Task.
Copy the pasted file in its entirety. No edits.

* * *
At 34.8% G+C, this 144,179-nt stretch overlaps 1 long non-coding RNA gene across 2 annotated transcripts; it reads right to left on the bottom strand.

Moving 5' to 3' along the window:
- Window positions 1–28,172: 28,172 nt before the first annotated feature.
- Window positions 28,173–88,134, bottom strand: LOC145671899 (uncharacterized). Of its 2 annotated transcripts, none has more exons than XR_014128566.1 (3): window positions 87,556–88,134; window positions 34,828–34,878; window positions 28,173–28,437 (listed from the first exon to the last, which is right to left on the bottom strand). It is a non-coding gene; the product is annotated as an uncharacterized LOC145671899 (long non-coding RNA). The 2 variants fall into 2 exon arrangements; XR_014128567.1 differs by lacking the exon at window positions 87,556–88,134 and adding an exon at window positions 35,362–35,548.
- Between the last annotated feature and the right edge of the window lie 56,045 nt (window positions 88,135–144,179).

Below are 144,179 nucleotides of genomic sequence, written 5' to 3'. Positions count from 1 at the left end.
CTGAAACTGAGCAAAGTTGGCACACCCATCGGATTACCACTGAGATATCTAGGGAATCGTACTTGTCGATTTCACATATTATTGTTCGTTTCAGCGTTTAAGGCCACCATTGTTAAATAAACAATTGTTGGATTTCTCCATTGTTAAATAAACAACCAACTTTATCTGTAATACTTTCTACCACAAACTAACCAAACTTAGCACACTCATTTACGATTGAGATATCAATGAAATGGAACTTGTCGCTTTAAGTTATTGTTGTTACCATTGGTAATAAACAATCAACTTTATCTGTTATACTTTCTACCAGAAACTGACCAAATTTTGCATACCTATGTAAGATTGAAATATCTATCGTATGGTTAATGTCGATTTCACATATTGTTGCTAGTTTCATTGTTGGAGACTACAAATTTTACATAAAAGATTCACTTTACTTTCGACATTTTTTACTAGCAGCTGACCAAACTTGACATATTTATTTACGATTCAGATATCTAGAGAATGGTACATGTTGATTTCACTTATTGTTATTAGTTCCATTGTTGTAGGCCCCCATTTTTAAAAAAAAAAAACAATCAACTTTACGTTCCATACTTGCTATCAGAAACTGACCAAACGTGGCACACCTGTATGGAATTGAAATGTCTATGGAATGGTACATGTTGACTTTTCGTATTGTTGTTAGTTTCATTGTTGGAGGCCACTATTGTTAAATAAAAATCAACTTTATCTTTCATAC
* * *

At 34.8% G+C, this 144,179-nt stretch overlaps 1 long non-coding RNA gene across 2 annotated transcripts; it reads right to left on the bottom strand.

Moving 5' to 3' along the window:
- Window positions 1–28,172: 28,172 nt before the first annotated feature.
- Window positions 28,173–88,134, bottom strand: LOC145671899 (uncharacterized). Of its 2 annotated transcripts, none has more exons than XR_014128566.1 (3): window positions 87,556–88,134; window positions 34,828–34,878; window positions 28,173–28,437 (listed from the first exon to the last, which is right to left on the bottom strand). It is a non-coding gene; the product is annotated as an uncharacterized LOC145671899 (long non-coding RNA). The 2 variants fall into 2 exon arrangements; XR_014128567.1 differs by lacking the exon at window positions 87,556–88,134 and adding an exon at window positions 35,362–35,548.
- Between the last annotated feature and the right edge of the window lie 56,045 nt (window positions 88,135–144,179).

Below are 144,179 nucleotides of genomic sequence, written 5' to 3'. Positions count from 1 at the left end.
CTGAAACTGAGCAAAGTTGGCACACCCATCGGATTACCACTGAGATATCTAGGGAATCGTACTTGTCGATTTCACATATTATTGTTCGTTTCAGCGTTTAAGGCCACCATTGTTAAATAAACAATTGTTGGATTTCTCCATTGTTAAATAAACAACCAACTTTATCTGTAATACTTTCTACCACAAACTAACCAAACTTAGCACACTCATTTACGATTGAGATATCAATGAAATGGAACTTGTCGCTTTAAGTTATTGTTGTTACCATTGGTAATAAACAATCAACTTTATCTGTTATACTTTCTACCAGAAACTGACCAAATTTTGCATACCTATGTAAGATTGAAATATCTATCGTATGGTTAATGTCGATTTCACATATTGTTGCTAGTTTCATTGTTGGAGACTACAAATTTTACATAAAAGATTCACTTTACTTTCGACATTTTTTACTAGCAGCTGACCAAACTTGACATATTTATTTACGATTCAGATATCTAGAGAATGGTACATGTTGATTTCACTTATTGTTATTAGTTCCATTGTTGTAGGCCCCCATTTTTAAAAAAAAAAAACAATCAACTTTACGTTCCATACTTGCTATCAGAAACTGACCAAACGTGGCACACCTGTATGGAATTGAAATGTCTATGGAATGGTACATGTTGACTTTTCGTATTGTTGTTAGTTTCATTGTTGGAGGCCACTATTGTTAAATAAAAATCAACTTTATCTTTCATAC